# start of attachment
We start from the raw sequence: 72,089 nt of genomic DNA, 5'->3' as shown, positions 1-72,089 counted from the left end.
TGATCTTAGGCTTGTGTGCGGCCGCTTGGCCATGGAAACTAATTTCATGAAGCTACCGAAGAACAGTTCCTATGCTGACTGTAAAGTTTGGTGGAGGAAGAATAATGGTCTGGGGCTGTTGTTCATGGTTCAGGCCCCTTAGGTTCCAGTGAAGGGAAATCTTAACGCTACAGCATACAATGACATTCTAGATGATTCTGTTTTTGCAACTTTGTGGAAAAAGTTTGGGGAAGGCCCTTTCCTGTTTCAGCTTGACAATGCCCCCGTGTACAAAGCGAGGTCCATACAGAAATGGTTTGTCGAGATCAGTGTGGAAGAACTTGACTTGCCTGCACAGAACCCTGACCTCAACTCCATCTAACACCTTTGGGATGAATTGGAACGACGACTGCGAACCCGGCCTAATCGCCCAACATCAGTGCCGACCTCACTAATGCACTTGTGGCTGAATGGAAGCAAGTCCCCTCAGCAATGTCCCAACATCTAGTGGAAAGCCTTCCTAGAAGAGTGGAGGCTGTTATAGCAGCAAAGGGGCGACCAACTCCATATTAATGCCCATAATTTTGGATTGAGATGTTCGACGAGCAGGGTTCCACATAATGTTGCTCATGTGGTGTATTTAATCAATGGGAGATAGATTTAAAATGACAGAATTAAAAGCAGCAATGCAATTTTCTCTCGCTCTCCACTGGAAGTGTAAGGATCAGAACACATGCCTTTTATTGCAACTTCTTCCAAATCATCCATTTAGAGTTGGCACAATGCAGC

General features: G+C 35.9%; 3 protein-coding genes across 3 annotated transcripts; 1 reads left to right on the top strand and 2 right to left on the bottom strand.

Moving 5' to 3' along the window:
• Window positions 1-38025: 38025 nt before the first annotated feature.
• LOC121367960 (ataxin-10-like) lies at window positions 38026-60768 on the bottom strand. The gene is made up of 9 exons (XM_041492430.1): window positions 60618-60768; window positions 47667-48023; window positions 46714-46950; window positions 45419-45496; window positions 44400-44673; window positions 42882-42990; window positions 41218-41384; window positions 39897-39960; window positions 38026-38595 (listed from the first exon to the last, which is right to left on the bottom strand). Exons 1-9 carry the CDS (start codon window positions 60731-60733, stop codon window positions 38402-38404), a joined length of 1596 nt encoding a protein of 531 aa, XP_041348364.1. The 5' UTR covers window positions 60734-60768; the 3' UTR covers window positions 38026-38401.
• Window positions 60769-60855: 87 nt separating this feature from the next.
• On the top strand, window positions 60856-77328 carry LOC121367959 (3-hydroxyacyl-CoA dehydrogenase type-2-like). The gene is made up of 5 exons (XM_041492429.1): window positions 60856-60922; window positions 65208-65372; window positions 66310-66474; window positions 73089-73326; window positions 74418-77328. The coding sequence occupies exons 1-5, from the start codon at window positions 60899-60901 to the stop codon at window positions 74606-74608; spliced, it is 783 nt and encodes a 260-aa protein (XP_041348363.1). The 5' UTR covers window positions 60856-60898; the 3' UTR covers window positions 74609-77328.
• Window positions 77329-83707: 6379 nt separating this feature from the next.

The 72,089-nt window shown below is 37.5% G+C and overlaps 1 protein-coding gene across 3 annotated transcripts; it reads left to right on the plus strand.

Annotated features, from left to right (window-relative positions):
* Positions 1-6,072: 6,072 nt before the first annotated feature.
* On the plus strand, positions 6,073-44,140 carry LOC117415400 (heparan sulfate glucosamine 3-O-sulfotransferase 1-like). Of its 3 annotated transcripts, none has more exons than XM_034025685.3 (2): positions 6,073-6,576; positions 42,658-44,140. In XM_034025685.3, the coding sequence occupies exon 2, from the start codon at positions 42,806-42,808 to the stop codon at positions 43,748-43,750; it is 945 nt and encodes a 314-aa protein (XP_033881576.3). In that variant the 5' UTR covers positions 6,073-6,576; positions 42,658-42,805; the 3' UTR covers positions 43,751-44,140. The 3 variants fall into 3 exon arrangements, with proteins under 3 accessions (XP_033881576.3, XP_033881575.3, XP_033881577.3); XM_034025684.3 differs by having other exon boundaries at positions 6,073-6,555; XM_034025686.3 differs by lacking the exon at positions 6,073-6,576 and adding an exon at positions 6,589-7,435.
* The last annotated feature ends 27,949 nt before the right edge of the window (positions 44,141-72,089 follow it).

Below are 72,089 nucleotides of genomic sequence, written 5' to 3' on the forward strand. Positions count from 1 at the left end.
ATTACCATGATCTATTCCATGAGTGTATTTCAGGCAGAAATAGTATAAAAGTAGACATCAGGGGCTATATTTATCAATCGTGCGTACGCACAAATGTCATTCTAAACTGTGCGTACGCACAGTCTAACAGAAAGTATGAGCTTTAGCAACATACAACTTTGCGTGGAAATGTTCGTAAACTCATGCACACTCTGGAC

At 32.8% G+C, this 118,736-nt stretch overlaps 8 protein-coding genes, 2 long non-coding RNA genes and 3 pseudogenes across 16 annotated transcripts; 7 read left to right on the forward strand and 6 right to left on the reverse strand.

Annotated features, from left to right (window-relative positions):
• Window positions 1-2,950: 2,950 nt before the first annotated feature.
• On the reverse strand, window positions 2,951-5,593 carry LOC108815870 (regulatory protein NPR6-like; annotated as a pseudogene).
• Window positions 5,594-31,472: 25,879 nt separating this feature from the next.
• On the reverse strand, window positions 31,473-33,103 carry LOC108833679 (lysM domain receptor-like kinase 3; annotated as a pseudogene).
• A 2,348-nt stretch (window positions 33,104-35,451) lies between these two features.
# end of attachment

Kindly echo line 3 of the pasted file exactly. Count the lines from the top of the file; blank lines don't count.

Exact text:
General features: G+C 35.9%; 3 protein-coding genes across 3 annotated transcripts; 1 reads left to right on the top strand and 2 right to left on the bottom strand.